He could be forgiven the momentary lapse, even as Tulowitzki drove in Carlos Gonzalez, turning Lee's shutout masterpiece into merely a 5-1, complete-game win. He nailed it shut by striking out Garrett Atkins to end the game and answer forever the question of how he would respond to his first playoff appearance.
"I wanted to give myself a chance to really absorb it and take it all in," Lee said. "Maybe it cost me a run, but we still won, so that's the bottom line."
Lee did more than just reach the bottom line yesterday. By pitching to the end, he also solved the problem of how to deal with the Phillies' inconsistent bullpen - keep the gate closed out there.
Three complete games would be a nice way to go through the series, but that's not likely. Cole Hamels gets the chance to make it two in a row today, though. If the Rockies, who struggled all year against lefthanders, are as hasty as they were yesterday, Hamels will benefit as well.
"Today, I was more staying away from 2-0 and 3-1 counts . . . and staying out of the heart of the plate," Lee said. "That's as simple as I look at it, and that's what you've got to do to be successful - not miss out over the plate much, and if you do consistently, bad things are going to happen. If you're locating and keeping the ball down and out of the heart of the plate, good things are going to happen."
In the last month, as Lee went 2-4 in his final seven starts of the regular season, his pitches were drifting to the outer half of the plate or he found himself falling behind in the count and needed to throw down the middle to avoid walks. In the starts when he did well, it was the reverse, but there was no way to know which Cliff Lee would take the mound. Yesterday, in merely the biggest start of his career, it was Good Cliff.
"I don't know if he missed a spot," Colorado manager Jim Tracy said. "We certainly didn't have very many good swings off him beyond the third inning. He was pretty much on the corners."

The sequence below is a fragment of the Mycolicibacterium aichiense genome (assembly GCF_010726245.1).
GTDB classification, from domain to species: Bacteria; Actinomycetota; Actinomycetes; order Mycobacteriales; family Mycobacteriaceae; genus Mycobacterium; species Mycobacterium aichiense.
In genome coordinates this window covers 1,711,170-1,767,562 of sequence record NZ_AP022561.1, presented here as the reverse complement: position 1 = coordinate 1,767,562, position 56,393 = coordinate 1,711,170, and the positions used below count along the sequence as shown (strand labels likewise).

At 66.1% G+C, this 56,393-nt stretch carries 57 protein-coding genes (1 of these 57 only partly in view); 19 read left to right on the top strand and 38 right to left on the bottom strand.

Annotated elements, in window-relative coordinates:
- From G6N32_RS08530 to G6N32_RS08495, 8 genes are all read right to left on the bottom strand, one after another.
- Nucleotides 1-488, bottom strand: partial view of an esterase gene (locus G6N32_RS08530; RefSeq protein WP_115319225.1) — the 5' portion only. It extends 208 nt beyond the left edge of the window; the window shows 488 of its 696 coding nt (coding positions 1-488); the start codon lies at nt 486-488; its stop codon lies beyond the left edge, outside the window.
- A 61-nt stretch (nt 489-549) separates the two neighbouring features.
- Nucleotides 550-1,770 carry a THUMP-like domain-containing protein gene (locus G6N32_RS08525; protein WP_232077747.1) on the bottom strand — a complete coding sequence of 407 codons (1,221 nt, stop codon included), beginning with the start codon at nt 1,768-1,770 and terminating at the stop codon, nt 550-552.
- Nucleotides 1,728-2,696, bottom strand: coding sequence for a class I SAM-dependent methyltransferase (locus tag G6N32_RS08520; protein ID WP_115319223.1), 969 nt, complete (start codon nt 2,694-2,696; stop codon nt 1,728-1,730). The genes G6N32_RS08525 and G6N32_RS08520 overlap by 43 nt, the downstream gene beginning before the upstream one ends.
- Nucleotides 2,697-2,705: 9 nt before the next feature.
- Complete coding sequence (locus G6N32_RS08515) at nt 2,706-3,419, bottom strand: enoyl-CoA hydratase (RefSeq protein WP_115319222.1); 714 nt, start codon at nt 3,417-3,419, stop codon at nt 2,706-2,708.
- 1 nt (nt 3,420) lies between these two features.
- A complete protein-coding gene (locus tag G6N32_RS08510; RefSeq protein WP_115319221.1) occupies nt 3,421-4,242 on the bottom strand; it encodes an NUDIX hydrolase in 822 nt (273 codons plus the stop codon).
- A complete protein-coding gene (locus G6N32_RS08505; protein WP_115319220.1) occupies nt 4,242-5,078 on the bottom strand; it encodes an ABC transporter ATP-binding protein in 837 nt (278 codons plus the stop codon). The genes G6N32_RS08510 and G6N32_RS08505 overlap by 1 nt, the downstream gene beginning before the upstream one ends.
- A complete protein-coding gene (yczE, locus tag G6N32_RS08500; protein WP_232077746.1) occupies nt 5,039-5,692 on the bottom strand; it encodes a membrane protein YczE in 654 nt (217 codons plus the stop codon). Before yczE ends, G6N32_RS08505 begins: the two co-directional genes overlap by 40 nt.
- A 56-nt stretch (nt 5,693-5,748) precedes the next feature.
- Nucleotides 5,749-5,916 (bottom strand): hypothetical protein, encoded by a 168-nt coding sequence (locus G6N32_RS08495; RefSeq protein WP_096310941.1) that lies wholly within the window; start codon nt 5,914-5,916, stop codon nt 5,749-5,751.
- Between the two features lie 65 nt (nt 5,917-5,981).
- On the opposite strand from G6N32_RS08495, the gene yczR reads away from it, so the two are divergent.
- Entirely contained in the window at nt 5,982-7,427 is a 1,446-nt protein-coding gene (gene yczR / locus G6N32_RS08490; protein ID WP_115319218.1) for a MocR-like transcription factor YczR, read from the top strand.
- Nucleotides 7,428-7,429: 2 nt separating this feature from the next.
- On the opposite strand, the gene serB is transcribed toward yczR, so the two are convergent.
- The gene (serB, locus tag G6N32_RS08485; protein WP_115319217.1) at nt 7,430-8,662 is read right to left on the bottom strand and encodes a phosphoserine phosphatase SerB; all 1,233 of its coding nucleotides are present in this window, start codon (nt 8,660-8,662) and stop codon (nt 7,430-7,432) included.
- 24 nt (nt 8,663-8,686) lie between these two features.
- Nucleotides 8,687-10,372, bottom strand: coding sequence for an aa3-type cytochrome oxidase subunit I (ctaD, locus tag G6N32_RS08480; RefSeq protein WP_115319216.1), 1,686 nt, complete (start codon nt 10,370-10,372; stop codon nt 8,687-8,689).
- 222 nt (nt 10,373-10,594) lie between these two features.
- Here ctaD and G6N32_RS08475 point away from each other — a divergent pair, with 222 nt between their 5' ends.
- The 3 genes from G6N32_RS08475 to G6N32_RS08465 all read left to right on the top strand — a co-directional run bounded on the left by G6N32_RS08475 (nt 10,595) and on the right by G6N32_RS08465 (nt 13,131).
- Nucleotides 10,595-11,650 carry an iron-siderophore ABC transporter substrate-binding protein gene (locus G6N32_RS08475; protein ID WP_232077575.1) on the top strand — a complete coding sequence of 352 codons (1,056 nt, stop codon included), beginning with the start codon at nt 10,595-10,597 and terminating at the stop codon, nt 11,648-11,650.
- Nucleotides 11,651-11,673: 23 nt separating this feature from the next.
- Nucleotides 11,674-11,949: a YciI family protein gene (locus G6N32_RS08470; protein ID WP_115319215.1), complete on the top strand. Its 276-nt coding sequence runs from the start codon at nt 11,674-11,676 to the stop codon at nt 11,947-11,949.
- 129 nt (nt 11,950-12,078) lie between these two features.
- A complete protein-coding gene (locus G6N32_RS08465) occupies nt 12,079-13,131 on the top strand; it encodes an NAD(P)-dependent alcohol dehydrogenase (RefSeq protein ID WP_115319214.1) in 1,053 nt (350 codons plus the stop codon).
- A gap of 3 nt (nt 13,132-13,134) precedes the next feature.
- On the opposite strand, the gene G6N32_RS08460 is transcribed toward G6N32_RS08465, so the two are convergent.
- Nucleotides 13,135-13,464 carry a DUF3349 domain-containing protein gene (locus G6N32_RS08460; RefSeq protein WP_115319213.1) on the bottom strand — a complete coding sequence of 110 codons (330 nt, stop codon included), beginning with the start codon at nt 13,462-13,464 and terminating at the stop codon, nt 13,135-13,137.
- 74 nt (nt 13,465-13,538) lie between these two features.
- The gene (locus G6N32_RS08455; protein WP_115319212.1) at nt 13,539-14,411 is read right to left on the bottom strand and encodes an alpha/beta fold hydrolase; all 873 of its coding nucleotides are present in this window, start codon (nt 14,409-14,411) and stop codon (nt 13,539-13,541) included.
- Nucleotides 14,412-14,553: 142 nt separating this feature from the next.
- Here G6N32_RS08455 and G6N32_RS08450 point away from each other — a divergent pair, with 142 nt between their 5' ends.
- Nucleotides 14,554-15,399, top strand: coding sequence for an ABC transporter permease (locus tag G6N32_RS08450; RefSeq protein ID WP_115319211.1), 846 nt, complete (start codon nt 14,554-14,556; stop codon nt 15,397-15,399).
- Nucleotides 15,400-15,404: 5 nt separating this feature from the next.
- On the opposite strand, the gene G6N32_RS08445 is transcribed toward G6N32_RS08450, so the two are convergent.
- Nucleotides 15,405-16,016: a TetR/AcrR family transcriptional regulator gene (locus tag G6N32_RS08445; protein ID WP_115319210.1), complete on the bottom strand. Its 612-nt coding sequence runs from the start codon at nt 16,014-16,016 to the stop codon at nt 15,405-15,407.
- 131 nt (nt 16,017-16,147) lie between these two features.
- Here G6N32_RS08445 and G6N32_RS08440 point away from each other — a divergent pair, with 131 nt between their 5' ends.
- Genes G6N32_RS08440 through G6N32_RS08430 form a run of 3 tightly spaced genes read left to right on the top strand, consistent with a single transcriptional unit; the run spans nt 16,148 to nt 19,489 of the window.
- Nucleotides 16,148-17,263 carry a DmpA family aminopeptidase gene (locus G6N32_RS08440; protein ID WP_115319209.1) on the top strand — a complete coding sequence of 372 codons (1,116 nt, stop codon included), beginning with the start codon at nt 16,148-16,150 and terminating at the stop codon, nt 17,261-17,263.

There was nothing free for the Rockies, particularly after the first two innings. They had a runner in scoring position with one out in the first inning, and another to lead off the second inning. Neither scored, and those were the only times all afternoon the Rockies had a runner in scoring position with less than two outs.
After Jayson Werth threw out Yorbit Torrealba to end the second inning, Lee went on a tear, facing just 19 batters in the next six innings, yielding one hit and no walks from the third inning through the eighth, with an economy of pitches that allowed him to come back out for the ninth.
"The flow of the game," manager Charlie Manuel said. "He handled the whole flow of the game pretty good."
Manuel tipped his hand a little on his bullpen philosophy in this series. He had lefthander J.A. Happ and righthander Ryan Madson loosening in the ninth inning. The way Lee was going, and with a sizable lead, that turned out to be mostly for show, but it will be interesting to see if Manuel would jeopardize a Happ start with an extended stint in today's game.
Lee allowed Manuel to get halfway to Colorado without pitching himself into a corner. Now it's up to Hamels to get him the rest of the way. Lee did his part.
"There's no real play or any situation that you sit and wonder what would have happened if this would have taken place or that would have taken place," Tracy said. "They just beat us today."
And after all those seasons of wondering, after being left off his team's playoff roster just two years ago, Cliff Lee found out how he would respond to the challenge. He liked the answer well enough that he took a moment to look around and forever tattoo it on his memory.
Chances are the Colorado Rockies will remember it, too.
Contact columnist Bob Ford at 215-854-5842 or email@example.com.
Read his blog at http://philly.com/postpatterns.